'Come quick! The office ficus tree is turning yellow'
Chicago — Office workers call them everything from ''flower girls'' to ''shrubbery women.'' In fact, the dozens of young women who fan out across Chicago every morning with their giant watering cans, pruners, and feather dusters in tow are plant tenders. They are part of a burgeoning business that has been holding its own in spite of the recession.
As service technicians of Tropical Plant Rentals Inc., the nation's largest plant rental company, based in Prarie View, Ill., their job is to make a daily check of the hundreds of plants under their charge in banks, hotel lobbies, offices, and shopping malls. The plants in the towering Sears Building alone keep eight workers busy five days a week.
With the tending, which ranges from feeding to cleaning (''the dust film on leaves can cut the light by 50 percent,'' insists assistant manager Art Klecha), goes a guarantee to replace any plants on the wane. ''We like to have them last at least a year, but occasionally we lose one,'' notes Richard Manek, Tropical's downtown service manager. It is partly that added security which prods more companies to rent plants and contract out the care, rather than buy and rely on in-house green thumbs.
But, despite the planned detachment, a few office workers have become hopelessly partial to the foliage in their midst, regardless of how seedy its state. One advertising executive was furious when he realized his favorite dracaena marginatam (Tropical workers use botanical terms, abbreviating only occasionally as in ''Benny'' for a ficus benjamin tree) had been replaced without his knowledge and demanded its return. Plant caretakers scurried to the company's downtown warehouse where both replacement and used plants are stocked. They managed to retrieve it, and the executive is happy once again.
Tropical's technicians, who often have plants of their own at home and are frequently asked for advice, are sometimes as partial to their assigned plants as those who work next to the greenery. Katie Arnold, who tends 1,200 plants at the IBM Building here, recalls the day recently when she noticed a ''Benny'' missing from its usual spot on the 39th floor. When employees conceded it had been moved down to the 25th floor and wondered how she could possibly notice such a detail, she told them exactly how it was.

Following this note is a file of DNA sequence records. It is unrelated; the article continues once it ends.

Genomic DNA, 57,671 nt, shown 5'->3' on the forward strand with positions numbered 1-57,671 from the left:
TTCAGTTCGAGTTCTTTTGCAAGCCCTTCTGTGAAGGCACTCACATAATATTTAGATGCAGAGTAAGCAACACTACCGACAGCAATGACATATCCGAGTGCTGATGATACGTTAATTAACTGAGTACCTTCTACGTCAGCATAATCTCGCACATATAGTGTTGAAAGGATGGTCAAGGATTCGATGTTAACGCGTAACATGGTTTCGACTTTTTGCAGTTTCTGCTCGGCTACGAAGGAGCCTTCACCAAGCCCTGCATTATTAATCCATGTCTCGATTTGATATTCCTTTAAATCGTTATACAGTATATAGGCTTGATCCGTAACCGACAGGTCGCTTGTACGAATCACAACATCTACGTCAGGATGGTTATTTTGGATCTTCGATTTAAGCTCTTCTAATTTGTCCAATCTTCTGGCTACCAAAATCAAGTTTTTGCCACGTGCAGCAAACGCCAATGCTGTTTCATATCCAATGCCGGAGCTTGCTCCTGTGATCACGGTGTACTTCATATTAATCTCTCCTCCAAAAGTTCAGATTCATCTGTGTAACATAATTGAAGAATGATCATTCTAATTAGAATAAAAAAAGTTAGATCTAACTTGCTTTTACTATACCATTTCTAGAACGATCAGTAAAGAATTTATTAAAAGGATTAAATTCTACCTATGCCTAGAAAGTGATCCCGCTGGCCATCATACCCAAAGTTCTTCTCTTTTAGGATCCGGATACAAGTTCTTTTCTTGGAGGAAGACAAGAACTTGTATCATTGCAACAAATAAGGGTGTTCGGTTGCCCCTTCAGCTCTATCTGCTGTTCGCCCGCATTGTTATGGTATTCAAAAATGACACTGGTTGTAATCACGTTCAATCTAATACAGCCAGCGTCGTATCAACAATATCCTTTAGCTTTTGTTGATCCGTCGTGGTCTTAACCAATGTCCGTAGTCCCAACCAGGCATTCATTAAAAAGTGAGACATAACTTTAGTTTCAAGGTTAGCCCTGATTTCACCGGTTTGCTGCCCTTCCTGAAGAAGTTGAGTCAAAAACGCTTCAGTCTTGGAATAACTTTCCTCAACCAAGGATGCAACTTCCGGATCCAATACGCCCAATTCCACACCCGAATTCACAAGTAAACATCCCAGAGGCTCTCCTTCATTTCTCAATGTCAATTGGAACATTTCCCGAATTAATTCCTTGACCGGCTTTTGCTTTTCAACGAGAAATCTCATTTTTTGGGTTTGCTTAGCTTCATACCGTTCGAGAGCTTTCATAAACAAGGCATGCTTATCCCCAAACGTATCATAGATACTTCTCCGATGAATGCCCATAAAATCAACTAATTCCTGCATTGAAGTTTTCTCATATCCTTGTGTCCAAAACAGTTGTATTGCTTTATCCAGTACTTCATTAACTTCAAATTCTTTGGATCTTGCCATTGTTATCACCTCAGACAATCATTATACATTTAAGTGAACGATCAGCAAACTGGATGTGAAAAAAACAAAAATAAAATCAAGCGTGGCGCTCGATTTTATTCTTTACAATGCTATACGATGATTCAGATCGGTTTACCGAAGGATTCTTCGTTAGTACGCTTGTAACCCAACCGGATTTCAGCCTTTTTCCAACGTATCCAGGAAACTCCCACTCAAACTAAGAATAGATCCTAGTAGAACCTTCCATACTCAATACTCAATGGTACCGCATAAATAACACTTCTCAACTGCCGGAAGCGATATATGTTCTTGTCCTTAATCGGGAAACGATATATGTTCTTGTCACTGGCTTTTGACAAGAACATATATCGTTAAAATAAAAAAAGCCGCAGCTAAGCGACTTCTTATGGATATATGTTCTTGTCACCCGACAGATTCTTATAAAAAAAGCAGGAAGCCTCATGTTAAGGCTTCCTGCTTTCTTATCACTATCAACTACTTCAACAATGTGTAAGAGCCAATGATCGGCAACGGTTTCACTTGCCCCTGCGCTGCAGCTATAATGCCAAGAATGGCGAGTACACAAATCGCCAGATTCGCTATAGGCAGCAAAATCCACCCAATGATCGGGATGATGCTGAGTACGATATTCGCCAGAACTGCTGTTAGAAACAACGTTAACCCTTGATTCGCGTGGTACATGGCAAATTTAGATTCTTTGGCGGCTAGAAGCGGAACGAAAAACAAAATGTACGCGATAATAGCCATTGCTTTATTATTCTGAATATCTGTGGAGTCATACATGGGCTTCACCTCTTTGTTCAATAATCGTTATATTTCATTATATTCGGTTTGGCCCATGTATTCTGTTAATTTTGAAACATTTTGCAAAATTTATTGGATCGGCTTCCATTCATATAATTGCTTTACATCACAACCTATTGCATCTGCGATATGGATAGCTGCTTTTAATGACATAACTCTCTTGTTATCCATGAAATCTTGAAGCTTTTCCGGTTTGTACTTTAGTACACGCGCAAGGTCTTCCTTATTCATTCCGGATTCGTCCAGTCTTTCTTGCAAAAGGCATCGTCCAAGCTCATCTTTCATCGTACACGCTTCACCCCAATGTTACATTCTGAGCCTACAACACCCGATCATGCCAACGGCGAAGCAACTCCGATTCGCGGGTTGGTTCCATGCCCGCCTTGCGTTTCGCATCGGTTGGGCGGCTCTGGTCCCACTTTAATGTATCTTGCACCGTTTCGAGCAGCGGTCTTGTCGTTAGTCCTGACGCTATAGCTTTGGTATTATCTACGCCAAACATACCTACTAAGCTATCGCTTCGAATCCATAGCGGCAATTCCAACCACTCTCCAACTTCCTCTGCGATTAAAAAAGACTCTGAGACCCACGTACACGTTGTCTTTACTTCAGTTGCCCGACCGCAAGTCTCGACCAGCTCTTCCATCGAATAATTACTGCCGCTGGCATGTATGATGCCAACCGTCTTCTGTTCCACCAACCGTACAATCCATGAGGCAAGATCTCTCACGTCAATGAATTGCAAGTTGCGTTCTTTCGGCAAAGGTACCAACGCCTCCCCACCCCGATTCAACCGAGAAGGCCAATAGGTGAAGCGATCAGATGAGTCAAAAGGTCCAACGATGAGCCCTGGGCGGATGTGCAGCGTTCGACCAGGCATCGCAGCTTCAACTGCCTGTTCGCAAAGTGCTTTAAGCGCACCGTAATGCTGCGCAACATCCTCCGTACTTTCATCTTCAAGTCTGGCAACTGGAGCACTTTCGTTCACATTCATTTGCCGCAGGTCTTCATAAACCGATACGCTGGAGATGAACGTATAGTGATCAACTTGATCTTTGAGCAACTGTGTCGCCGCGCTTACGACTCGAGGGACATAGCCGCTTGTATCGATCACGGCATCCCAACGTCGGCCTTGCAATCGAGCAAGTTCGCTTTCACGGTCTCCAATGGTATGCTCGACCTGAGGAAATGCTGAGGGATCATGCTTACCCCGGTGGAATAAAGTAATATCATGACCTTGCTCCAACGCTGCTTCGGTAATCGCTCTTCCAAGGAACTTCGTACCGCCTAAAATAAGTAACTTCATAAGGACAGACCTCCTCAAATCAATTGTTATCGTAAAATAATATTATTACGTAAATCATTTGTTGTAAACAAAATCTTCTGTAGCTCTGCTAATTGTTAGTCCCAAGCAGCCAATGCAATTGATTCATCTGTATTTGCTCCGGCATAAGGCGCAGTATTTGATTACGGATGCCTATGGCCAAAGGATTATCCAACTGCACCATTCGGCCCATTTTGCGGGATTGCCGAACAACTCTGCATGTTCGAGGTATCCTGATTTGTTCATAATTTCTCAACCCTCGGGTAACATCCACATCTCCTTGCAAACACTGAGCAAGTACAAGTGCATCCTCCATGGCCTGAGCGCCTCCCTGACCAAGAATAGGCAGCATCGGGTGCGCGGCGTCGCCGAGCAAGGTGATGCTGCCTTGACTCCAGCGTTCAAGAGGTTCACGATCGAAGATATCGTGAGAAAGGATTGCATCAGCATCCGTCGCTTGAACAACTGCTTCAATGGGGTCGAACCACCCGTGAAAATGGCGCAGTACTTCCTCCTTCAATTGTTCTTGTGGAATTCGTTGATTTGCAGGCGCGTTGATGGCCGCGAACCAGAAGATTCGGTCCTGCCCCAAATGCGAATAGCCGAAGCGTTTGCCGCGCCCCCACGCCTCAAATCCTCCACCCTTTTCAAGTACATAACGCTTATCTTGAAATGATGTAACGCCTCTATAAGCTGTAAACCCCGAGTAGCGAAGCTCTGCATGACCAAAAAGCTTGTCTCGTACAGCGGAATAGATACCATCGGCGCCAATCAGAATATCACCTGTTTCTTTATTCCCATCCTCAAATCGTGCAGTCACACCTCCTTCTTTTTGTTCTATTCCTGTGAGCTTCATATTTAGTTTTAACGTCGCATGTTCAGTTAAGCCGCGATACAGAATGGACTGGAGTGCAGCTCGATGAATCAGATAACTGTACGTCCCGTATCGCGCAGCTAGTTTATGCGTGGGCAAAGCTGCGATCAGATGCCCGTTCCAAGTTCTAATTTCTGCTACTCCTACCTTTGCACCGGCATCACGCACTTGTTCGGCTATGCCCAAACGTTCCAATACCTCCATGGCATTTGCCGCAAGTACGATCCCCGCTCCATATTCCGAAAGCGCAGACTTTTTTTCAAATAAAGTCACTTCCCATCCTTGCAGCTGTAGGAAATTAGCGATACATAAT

''All these plants are like my children - they're my babies - I know exactly which ones are on which floor,'' she explained. The tree stayed on the 25th. ''It was I who had to make the adjustment,'' she said.
As the plant tenders tell it, many office workers worry about the plants despite the daily care given by the outside service. Many telephone in a report whenever a plant is not looking its best.
''A lot of people panic when they see one yellow leaf,'' notes Shena Hillard, an assistant superviser for the company and a recent horticulture graduate from Purdue University. The cause of the yellowing, she says, could be anything from too much to too little water or being too close to a heater.
''You get a lot of people trying to help you, like giving the plant extra water - there's a lot of public-relations work in this business,'' Mr. Marek says.
Plant varieties are assigned according to the light and scale of their surroundings. If light is strictly limited, as in many downtown Chicago buildings, a plant from the dracaenam family or sansevieriam may be recommended. Marek says most green plants need more water in the winter when heat is on than in the summer but that the biggest adjustment - sometimes marked by leaf shedding - comes not with the change of seasons but with the shift from nursery nurturing to office life. Many of the plants are grown in the company's south Florida nurseries and are shipped north in temperature-controlled trucks.
''What I like about this job is the fact that you're constantly learning new things - you never get bored - and the exercise is terrific,'' says Susan Kramarik who tends a North Chicago route that includes several apartments. In one of her accounts - an apartment atrium now full of poinsettias - toads (and maybe lizards as well) are to be added as insect control. ''I'm really looking forward to that,'' she says.